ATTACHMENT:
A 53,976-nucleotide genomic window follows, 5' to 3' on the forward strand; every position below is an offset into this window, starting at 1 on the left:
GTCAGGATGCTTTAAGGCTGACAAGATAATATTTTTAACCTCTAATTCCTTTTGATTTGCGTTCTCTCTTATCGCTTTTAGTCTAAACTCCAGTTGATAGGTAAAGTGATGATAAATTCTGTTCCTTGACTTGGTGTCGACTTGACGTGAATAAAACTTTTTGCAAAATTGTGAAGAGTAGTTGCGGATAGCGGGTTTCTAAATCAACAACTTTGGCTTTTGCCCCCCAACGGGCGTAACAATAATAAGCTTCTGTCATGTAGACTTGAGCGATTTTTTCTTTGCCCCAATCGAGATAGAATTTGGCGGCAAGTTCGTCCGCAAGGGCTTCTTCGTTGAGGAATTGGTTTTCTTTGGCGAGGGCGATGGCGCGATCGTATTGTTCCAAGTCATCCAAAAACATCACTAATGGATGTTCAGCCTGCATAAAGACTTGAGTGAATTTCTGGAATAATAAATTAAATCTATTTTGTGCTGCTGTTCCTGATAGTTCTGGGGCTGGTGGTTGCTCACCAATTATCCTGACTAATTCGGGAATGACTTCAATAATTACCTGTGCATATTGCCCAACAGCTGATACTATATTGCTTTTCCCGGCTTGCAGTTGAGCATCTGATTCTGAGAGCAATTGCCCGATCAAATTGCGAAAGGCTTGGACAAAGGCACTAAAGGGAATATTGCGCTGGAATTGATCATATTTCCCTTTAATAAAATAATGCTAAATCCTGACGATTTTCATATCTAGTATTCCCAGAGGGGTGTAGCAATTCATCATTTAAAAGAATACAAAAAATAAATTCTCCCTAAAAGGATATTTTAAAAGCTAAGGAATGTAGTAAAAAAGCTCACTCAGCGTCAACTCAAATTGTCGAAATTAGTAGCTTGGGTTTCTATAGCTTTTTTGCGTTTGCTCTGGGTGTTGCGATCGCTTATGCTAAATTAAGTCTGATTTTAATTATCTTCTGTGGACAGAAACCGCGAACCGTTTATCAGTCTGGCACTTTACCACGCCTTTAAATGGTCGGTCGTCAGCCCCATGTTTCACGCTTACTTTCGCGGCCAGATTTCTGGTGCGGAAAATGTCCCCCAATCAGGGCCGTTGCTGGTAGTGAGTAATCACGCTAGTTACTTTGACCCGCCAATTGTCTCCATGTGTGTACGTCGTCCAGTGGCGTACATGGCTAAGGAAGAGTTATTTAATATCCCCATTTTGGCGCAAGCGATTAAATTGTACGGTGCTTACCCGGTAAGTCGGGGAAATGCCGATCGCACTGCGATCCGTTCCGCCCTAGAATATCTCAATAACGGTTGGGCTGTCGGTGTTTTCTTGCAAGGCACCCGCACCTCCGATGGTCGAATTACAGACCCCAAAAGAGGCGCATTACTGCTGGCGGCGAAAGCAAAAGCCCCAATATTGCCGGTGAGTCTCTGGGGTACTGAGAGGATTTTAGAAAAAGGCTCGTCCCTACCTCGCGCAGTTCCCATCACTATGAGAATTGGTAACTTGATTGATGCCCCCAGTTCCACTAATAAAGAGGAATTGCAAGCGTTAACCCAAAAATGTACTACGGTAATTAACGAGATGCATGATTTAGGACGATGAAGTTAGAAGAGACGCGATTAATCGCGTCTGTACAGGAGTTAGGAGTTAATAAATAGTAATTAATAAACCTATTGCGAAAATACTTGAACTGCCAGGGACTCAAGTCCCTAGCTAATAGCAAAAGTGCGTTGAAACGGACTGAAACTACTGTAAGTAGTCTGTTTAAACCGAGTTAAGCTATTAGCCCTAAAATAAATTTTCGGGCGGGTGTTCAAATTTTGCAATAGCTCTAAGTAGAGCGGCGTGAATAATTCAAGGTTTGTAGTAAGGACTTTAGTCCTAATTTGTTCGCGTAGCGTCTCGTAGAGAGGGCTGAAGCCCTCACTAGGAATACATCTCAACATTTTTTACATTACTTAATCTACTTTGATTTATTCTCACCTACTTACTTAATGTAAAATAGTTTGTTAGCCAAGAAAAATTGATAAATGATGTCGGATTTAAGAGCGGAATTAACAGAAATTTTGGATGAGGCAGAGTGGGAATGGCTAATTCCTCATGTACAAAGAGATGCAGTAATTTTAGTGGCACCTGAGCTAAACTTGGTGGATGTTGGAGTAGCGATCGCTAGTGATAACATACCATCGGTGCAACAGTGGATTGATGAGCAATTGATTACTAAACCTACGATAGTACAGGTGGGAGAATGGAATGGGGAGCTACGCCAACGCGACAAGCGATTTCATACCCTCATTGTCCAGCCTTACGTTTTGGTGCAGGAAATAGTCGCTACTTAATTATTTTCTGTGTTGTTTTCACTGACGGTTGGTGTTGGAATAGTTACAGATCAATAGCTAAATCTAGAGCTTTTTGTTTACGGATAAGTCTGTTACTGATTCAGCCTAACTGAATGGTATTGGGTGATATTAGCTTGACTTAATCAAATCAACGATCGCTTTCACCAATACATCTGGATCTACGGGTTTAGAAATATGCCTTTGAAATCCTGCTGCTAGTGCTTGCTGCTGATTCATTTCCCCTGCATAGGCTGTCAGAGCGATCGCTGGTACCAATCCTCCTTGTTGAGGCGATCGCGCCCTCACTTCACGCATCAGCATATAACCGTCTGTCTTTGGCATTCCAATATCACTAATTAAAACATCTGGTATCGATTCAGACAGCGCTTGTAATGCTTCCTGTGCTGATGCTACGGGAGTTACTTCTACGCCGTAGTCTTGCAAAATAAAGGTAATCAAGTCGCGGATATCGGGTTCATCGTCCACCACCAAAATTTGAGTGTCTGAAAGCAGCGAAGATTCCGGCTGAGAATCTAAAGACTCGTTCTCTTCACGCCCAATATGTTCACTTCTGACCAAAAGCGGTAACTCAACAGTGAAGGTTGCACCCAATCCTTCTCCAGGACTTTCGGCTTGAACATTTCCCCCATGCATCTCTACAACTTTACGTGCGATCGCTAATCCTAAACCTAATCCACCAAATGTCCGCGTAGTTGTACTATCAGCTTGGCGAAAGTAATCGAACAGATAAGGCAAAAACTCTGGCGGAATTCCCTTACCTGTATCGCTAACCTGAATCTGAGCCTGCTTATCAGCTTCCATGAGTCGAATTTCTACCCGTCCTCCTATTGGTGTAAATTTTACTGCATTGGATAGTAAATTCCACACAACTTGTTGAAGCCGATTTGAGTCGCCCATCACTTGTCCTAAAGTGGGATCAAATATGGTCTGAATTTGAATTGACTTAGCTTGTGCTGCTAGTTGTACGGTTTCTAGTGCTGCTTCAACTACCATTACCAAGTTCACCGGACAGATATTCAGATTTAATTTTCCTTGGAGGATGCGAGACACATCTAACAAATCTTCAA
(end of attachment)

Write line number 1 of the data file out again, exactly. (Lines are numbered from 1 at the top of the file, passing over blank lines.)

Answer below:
A 53,976-nucleotide genomic window follows, 5' to 3' on the forward strand; every position below is an offset into this window, starting at 1 on the left: